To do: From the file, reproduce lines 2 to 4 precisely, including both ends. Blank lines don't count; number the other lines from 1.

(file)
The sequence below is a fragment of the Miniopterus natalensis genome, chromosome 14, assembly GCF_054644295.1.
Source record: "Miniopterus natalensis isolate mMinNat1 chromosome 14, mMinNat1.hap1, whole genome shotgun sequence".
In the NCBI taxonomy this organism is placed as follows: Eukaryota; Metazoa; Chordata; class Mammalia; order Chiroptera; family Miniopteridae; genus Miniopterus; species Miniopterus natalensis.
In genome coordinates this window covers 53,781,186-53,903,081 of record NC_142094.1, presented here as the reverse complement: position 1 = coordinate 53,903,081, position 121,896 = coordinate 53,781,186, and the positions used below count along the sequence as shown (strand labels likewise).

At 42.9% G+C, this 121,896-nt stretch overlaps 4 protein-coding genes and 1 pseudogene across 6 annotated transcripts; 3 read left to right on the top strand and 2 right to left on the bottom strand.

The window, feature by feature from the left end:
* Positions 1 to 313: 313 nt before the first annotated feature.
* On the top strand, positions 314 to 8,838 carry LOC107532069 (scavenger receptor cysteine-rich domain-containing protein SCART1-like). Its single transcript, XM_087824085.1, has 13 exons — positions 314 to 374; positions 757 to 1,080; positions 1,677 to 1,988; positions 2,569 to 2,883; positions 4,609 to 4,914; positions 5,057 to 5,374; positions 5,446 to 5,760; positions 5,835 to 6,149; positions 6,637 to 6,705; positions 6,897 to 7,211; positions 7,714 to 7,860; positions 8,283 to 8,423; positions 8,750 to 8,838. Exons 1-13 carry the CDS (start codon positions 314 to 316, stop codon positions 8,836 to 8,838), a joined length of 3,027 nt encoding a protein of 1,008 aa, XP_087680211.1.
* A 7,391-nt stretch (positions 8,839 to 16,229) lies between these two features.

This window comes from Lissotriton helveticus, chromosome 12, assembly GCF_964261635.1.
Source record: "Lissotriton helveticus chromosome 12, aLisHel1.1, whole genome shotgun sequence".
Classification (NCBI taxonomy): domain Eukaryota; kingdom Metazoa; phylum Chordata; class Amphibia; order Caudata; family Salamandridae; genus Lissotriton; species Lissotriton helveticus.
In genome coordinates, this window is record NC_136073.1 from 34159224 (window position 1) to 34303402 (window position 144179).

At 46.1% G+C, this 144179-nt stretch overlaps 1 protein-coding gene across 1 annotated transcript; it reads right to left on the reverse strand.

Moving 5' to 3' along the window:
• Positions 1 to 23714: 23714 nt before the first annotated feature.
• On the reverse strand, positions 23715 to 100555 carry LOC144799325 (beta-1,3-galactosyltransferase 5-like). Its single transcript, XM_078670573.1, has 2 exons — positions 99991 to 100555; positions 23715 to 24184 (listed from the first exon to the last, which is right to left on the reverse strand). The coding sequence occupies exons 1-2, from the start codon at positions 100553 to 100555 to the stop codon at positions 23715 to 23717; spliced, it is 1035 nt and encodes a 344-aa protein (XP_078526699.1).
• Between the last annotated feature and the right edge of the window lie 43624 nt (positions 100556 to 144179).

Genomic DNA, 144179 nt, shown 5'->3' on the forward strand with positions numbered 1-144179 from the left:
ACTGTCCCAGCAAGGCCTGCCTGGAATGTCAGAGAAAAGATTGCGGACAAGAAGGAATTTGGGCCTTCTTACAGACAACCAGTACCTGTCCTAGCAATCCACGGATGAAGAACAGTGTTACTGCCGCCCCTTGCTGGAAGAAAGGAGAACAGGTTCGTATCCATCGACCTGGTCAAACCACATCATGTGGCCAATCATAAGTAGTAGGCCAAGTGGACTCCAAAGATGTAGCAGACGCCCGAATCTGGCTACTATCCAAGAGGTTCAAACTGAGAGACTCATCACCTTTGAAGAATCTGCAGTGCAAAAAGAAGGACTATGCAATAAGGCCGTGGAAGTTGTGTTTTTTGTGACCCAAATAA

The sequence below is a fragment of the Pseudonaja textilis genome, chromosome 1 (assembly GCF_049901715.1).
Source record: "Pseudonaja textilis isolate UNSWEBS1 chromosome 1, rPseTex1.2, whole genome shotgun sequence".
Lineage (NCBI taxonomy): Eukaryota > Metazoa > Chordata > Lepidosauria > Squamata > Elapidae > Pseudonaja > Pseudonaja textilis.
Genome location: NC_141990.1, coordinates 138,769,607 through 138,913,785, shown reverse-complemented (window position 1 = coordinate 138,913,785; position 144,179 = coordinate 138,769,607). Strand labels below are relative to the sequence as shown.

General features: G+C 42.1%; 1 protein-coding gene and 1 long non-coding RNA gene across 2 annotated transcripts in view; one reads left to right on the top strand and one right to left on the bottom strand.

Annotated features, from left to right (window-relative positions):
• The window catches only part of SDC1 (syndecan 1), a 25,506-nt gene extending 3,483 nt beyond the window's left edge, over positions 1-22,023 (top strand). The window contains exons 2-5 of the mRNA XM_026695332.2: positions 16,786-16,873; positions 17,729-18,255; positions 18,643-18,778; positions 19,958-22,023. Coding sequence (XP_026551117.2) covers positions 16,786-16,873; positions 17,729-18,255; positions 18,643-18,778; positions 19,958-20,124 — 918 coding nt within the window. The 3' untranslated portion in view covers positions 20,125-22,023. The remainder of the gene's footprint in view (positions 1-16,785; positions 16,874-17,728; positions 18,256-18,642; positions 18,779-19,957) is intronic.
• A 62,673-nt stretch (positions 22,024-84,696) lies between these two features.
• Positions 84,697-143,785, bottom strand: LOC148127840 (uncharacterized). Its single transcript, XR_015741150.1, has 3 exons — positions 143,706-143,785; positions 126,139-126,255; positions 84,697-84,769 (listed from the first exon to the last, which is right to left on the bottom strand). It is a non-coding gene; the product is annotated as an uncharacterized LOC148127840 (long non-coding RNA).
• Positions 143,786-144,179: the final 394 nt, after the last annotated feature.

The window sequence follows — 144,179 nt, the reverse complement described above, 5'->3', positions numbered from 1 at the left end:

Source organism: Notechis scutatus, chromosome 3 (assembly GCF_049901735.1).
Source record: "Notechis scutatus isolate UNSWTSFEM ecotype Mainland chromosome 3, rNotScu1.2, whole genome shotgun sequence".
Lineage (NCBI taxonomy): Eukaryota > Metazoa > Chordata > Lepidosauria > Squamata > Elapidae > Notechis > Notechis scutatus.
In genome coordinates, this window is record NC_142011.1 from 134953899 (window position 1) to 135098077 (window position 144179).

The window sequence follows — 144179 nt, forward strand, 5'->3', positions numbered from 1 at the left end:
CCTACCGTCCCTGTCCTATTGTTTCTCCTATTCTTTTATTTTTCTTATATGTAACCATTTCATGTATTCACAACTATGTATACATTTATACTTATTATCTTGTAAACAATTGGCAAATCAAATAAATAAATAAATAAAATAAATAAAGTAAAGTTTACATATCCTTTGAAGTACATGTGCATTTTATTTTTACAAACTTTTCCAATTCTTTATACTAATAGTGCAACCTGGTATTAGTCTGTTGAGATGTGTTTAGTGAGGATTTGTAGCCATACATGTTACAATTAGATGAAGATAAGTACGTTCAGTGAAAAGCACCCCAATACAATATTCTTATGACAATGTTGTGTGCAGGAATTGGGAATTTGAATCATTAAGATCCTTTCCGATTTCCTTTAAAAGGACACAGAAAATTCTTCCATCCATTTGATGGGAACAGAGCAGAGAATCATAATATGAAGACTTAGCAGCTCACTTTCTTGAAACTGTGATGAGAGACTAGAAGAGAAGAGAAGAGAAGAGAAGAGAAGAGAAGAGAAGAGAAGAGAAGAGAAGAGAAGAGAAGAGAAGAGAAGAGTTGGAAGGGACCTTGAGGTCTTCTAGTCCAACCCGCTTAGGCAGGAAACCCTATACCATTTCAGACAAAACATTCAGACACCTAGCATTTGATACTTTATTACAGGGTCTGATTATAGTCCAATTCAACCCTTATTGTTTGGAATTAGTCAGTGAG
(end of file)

Source record: "Miniopterus natalensis isolate mMinNat1 chromosome 14, mMinNat1.hap1, whole genome shotgun sequence".
In the NCBI taxonomy this organism is placed as follows: Eukaryota; Metazoa; Chordata; class Mammalia; order Chiroptera; family Miniopteridae; genus Miniopterus; species Miniopterus natalensis.
In genome coordinates this window covers 53,781,186-53,903,081 of record NC_142094.1, presented here as the reverse complement: position 1 = coordinate 53,903,081, position 121,896 = coordinate 53,781,186, and the positions used below count along the sequence as shown (strand labels likewise).